JUN 2020

living template

Generations of architects have attempted to diagnose Chicago, by means of urban planning and civic infrastructure. Heavily embedded with aspects of age, ethnic, race, demographic, wealth, education level and so forth, architecture gestures should no longer be considered as a cure-for-all prescription. Instead, we have to ask, how can architecture serve for humanity, when confronted with systemic issues and unprecedented challenges to come?

Employing illness as metaphor, Beatriz Colomina argued “Architecture was not only part of the treatment, it had to address the patient’s way of life.”[1]

To address, to live, and to be with.

Reimagining Burnham’s grand social agenda to be conceived at community level, we picture a structure that frames the state of living, detects concerns and sustains progress. This structure, bearing the legacy of Chicago architects, can be pre-fabricated and is easy to assemble. Whether utilized as a place for protest or transformed into an alternative care facility, the intention of the designed structure is elastic, and thus a neutral agency for negotiation. Ultimately, this structure reflects the fundamental humane——people’s rightful place to voice opinions, to reverberate implicit faith, to fill a gap wherever needed.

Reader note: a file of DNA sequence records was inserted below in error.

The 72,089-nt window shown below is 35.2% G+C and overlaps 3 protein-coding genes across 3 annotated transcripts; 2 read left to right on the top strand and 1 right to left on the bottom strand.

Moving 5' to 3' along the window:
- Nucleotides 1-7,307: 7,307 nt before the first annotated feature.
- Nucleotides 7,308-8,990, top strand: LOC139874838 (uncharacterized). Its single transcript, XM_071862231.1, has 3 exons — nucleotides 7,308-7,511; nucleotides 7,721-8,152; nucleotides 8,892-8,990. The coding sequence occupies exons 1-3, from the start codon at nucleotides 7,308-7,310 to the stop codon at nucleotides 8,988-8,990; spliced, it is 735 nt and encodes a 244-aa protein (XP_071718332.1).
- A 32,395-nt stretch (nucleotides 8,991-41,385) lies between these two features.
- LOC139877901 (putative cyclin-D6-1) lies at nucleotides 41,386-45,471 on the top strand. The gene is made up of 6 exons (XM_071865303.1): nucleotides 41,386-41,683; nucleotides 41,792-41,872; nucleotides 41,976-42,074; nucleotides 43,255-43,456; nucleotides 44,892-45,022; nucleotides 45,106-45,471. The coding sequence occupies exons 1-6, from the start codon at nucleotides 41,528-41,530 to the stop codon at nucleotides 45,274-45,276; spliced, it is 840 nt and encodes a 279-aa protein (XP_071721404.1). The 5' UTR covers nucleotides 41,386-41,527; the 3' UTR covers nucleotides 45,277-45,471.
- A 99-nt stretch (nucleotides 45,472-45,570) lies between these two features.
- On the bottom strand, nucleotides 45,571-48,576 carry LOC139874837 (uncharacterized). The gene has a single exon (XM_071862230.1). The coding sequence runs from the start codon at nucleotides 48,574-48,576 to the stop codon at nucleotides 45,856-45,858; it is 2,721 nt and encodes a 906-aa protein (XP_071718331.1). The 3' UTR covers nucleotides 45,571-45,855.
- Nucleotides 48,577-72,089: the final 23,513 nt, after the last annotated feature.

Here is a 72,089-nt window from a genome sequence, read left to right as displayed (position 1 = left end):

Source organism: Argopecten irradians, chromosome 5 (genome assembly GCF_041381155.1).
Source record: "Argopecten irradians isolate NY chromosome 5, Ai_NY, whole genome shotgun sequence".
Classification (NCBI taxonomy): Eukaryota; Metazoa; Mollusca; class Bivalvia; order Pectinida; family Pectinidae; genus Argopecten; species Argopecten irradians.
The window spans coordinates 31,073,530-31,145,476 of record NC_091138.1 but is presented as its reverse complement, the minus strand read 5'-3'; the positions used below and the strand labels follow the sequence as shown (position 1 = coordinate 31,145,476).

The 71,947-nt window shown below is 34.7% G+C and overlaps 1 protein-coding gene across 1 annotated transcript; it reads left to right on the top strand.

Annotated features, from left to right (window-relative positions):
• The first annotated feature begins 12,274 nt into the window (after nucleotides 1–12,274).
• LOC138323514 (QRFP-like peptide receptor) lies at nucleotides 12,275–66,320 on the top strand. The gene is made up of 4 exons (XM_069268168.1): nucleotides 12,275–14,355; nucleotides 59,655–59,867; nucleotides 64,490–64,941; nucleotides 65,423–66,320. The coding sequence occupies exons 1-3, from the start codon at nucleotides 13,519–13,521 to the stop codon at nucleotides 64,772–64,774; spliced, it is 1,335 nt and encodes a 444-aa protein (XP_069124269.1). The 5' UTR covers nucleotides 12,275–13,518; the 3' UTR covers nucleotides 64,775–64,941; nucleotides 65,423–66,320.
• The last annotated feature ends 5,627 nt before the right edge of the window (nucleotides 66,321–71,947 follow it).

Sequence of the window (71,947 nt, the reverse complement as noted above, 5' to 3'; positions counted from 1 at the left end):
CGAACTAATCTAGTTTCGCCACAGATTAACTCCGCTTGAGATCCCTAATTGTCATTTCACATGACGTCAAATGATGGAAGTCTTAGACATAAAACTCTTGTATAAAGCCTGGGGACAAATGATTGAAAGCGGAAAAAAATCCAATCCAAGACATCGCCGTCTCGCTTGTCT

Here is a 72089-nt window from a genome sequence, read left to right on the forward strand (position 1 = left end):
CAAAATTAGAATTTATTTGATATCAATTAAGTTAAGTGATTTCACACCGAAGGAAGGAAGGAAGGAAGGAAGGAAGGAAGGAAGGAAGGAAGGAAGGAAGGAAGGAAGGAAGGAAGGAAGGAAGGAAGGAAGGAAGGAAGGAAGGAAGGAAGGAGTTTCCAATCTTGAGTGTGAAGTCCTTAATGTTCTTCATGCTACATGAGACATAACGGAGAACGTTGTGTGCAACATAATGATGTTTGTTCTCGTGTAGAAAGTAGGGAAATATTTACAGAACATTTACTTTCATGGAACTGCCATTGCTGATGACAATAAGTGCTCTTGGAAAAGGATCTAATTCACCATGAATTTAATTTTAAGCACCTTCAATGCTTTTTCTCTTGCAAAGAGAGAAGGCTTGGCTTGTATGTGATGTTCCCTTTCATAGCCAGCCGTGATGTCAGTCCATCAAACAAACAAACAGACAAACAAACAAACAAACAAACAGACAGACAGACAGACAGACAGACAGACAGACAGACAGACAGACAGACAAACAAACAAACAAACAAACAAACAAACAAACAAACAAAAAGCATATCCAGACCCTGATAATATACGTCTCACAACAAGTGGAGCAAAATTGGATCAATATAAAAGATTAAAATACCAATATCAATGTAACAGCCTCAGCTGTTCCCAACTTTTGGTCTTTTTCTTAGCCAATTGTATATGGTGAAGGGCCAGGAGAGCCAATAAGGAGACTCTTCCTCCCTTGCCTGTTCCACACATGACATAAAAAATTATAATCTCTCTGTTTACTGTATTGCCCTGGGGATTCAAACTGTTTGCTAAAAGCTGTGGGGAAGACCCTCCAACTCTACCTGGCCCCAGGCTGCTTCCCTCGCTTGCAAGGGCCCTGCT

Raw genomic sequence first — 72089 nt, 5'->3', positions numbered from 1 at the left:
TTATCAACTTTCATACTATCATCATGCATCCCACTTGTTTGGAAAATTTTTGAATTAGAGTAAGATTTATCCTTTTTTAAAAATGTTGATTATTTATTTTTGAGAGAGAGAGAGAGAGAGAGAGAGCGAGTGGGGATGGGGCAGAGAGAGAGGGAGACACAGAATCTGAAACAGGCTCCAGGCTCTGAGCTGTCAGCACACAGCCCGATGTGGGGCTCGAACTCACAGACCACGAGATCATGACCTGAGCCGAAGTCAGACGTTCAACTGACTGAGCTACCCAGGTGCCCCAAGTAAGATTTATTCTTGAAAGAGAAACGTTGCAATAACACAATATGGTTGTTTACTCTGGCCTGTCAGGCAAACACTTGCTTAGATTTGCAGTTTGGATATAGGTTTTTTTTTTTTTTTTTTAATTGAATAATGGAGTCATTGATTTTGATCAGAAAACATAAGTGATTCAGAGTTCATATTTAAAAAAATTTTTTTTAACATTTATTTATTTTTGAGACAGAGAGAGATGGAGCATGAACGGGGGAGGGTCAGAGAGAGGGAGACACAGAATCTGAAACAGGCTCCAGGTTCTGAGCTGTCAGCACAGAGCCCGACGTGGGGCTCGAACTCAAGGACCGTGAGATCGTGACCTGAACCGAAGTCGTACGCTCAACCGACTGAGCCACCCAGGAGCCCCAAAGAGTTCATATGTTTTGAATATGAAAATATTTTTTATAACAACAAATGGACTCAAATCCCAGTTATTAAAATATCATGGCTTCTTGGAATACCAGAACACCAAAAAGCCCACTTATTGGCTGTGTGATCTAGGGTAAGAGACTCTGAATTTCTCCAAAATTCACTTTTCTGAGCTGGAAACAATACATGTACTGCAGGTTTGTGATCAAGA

This structure is the LIVING TEMPLATE.

[1] Colomina, Beatriz. X-ray Architecture. Lars Müller Publishers, 2019. P.69. In this book, historian, theorist and curator Colomina challenges popular modern architecture discourses by exploring the enormous impact of medical theories and advancing technology (the skeleton strucures and minimal interior decorations in modern buildings evolved in parallel with the obsessions of sanitation for healthier body and psyche).

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